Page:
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Parodied Trope

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Sometimes it's just fun to make fun of a trope. It's fun to screw around with it or find the humor in those tropes. Thus we have the Parodied Trope.

Writers can even spoof their own tropes as a form of Self-Deprecation.

Sometimes this comes in the form of an Exaggerated Trope, or even a Downplayed Trope. Sometimes it overlaps with Zig-Zagging Trope, Inverted Trope, Averted Trope, or Subverted Trope (if the context makes it clear the aversion or subversion is a joke). If the trope is called on by the author, but still used, it's a Lampshade Hanging.

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Compare other kinds of Playing with a Trope, Satire/Parody/Pastiche, Parody, Played for Laughs, Spoof Aesop.

Not to be confused with Parody Tropes (a list of tropes that are parodies themselves).


Tropes that are direct parodies of other tropes.

Parodies go on the left, original tropes on right


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Examples:

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     Comic Books  

  • About anything and everything that's referenced in and is not part of Deadpool's main, or more serious story arcs. A notable thing is that Deadpool not only spoofs and parodies every single comic book trope and cliche known to mankind, but anything that's pop-culture relevant, including pop culture itself is jabbed at.

     Fanfic  

  • Axis Powers Hetalia fanfic Gankona, Unnachgiebig, Unità: Let's just say the author parodied Hammerspace several times. From clothes to books to Death Notes to flowers, the characters' backs can store them all.

    "It's alright Italia-kun. I always bring spare cosplays with me." He reached into some sort of secret compartment behind his back, pulling out an identical outfit to the one the brunet was currently wearing. Seriously, how do anime characters have such an ability?

    Japan disappeared into a bathroom for a short amount of time before reappearing, now clad in a sharp black suit and tie with a white dress shirt and black pants, taking hexagonal glasses from his pocket—or wherever anime characters store all their stuff—before putting them on.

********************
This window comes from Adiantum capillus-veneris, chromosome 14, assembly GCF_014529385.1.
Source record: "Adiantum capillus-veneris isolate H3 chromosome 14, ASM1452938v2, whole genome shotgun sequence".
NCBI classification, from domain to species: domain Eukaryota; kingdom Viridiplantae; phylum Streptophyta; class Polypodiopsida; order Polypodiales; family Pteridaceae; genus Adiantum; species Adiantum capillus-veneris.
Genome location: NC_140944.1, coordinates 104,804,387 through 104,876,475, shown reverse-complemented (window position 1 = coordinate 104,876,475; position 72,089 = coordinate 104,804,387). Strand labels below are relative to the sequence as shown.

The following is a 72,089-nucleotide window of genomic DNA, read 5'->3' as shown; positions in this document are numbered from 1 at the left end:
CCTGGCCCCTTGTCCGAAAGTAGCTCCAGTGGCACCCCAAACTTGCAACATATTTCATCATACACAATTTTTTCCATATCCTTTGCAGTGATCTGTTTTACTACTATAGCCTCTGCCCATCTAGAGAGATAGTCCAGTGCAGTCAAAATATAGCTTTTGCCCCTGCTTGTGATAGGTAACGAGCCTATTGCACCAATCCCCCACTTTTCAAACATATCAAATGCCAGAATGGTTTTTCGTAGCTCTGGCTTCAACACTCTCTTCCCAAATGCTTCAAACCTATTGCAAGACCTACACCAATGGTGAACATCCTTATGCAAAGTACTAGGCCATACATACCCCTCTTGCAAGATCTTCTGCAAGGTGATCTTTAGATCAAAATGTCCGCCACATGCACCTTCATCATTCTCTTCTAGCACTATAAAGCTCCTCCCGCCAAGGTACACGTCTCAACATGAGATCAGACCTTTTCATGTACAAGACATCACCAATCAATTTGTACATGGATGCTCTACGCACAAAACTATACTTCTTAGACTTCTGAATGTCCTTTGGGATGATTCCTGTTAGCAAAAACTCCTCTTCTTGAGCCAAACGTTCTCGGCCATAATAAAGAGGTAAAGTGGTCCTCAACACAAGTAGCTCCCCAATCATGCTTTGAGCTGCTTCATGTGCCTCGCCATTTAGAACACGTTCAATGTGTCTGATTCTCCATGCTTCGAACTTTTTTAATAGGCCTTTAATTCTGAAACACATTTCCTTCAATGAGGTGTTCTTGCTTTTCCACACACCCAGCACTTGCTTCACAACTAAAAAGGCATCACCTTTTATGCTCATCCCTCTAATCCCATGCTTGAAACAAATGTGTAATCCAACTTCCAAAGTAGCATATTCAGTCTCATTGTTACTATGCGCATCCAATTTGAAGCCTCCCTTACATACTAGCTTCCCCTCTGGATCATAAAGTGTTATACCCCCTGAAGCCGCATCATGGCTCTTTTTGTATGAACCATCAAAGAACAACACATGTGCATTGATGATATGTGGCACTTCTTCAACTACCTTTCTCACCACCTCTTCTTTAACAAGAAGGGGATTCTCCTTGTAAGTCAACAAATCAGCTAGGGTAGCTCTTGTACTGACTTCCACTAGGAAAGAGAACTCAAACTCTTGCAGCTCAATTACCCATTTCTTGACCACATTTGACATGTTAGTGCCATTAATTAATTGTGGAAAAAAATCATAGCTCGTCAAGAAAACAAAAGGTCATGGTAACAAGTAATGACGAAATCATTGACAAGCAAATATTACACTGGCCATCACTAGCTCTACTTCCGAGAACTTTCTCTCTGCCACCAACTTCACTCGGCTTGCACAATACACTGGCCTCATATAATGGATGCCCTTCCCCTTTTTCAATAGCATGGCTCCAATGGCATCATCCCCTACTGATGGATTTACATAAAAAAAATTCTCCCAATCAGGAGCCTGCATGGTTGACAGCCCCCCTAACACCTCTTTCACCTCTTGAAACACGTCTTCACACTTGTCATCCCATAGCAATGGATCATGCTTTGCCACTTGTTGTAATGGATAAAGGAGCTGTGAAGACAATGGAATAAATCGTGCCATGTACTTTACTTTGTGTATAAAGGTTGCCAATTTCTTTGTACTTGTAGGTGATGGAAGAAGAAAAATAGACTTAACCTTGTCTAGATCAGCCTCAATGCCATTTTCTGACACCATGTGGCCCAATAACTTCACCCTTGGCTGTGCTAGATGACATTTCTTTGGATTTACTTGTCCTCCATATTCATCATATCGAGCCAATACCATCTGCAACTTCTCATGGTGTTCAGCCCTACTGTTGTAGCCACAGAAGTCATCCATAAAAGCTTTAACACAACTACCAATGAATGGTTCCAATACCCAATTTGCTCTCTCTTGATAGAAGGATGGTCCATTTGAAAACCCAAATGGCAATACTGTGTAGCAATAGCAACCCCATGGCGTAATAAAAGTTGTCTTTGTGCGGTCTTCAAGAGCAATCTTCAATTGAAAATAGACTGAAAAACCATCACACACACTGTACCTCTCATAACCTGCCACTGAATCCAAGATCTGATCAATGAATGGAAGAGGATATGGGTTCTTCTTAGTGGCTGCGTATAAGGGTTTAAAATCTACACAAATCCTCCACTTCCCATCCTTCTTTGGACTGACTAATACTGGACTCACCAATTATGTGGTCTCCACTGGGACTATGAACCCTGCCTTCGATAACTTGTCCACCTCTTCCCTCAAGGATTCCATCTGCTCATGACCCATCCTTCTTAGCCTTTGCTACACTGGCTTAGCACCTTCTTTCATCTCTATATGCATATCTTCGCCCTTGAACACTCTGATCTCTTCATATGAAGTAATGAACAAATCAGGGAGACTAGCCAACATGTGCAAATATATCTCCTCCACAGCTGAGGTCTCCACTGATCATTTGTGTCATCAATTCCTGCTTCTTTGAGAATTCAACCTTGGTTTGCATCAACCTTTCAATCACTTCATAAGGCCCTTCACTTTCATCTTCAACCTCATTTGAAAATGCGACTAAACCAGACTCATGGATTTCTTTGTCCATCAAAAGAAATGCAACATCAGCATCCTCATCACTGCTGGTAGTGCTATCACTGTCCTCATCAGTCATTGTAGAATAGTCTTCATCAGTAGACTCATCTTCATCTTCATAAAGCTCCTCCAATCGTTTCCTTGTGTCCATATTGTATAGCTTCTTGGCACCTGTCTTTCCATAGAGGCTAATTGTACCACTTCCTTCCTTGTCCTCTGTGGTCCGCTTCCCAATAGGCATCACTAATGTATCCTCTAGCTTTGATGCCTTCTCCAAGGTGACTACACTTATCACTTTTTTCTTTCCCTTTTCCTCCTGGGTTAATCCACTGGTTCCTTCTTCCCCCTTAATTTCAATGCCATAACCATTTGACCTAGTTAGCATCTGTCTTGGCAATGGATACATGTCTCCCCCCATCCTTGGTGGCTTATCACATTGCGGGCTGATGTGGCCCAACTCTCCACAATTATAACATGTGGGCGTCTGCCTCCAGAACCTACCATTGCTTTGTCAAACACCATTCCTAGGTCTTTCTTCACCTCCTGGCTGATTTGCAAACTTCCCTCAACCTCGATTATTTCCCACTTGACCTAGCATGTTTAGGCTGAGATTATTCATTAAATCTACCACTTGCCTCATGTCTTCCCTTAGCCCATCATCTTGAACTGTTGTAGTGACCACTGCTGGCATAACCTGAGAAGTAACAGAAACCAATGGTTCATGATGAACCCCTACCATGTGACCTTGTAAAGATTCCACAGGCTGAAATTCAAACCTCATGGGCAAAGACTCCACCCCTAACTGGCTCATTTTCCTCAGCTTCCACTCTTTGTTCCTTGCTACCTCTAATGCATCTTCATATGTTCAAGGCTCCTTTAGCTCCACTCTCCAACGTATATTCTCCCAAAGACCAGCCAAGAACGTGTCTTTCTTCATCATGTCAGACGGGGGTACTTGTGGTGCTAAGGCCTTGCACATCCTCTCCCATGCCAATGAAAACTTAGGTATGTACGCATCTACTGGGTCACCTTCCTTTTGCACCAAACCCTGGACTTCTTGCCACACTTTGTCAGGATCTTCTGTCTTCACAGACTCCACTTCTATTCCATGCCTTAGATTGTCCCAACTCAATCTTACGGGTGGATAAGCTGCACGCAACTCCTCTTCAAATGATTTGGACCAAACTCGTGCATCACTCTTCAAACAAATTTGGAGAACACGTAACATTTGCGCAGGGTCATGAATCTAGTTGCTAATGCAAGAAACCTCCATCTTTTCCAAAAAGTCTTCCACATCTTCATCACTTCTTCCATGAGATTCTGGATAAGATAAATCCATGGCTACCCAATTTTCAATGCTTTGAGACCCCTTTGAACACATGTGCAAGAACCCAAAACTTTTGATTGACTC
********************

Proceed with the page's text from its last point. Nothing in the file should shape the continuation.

"Humph." The larger scoffed back. He then reached into the magical space all anime characters have, whipping out a book conveniently titled 'How to Catch a Runaway Italian'.

    Both reached into the magical space all anime characters have, extracting black notebooks—Japan's having unidentifiable symbols on its cover as Italy's had 'Death Note' clearly printed on it in gothic letters—before taking out pens and colored pencils as well, opening the pages before scrawling in them.

    Giggling, the auburn reached into the magical space all anime characters have, an exquisite bouquet of utmost grandeur popping out from behind his back. "Tada!"

  • Those Lacking Spines loves to parody tropes as much as it loves deconstructing them.

     Film  

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     Literature  

  • Every Discworld novel ever written parodies a common fantasy trope or six.

     Live-Action TV  

     Theatre  

     Video Games  

     Webcomics  

  • "Muffin the Vampire Baker", the most shameless parody to have appeared in Sluggy Freelance up until that date, went so overboard for much of one strip that the trope it was actually parodying has to be identified as parody itself (especially of characters).

     Web Original  

     Western Animation  


Alternative Title(s): Parodied

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